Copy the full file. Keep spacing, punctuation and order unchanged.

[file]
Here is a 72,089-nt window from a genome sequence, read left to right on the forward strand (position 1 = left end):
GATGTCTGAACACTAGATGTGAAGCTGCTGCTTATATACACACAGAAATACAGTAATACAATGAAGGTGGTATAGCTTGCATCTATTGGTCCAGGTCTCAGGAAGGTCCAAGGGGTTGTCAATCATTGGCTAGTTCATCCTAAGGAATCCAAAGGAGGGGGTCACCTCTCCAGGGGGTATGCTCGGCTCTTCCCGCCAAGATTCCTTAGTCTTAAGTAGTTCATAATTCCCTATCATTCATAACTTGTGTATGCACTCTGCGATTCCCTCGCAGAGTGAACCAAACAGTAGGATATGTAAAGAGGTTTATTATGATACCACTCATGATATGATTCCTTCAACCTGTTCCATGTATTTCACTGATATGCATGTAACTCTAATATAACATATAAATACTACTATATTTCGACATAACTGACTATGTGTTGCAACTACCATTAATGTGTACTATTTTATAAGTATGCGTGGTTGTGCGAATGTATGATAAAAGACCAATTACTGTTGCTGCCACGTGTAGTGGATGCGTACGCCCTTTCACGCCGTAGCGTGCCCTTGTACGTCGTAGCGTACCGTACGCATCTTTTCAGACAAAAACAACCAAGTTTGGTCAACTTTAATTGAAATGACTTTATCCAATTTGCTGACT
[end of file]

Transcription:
Here is a 72,089-nt window from a genome sequence, read left to right on the forward strand (position 1 = left end):
GATGTCTGAACACTAGATGTGAAGCTGCTGCTTATATACACACAGAAATACAGTAATACAATGAAGGTGGTATAGCTTGCATCTATTGGTCCAGGTCTCAGGAAGGTCCAAGGGGTTGTCAATCATTGGCTAGTTCATCCTAAGGAATCCAAAGGAGGGGGTCACCTCTCCAGGGGGTATGCTCGGCTCTTCCCGCCAAGATTCCTTAGTCTTAAGTAGTTCATAATTCCCTATCATTCATAACTTGTGTATGCACTCTGCGATTCCCTCGCAGAGTGAACCAAACAGTAGGATATGTAAAGAGGTTTATTATGATACCACTCATGATATGATTCCTTCAACCTGTTCCATGTATTTCACTGATATGCATGTAACTCTAATATAACATATAAATACTACTATATTTCGACATAACTGACTATGTGTTGCAACTACCATTAATGTGTACTATTTTATAAGTATGCGTGGTTGTGCGAATGTATGATAAAAGACCAATTACTGTTGCTGCCACGTGTAGTGGATGCGTACGCCCTTTCACGCCGTAGCGTGCCCTTGTACGTCGTAGCGTACCGTACGCATCTTTTCAGACAAAAACAACCAAGTTTGGTCAACTTTAATTGAAATGACTTTATCCAATTTGCTGACT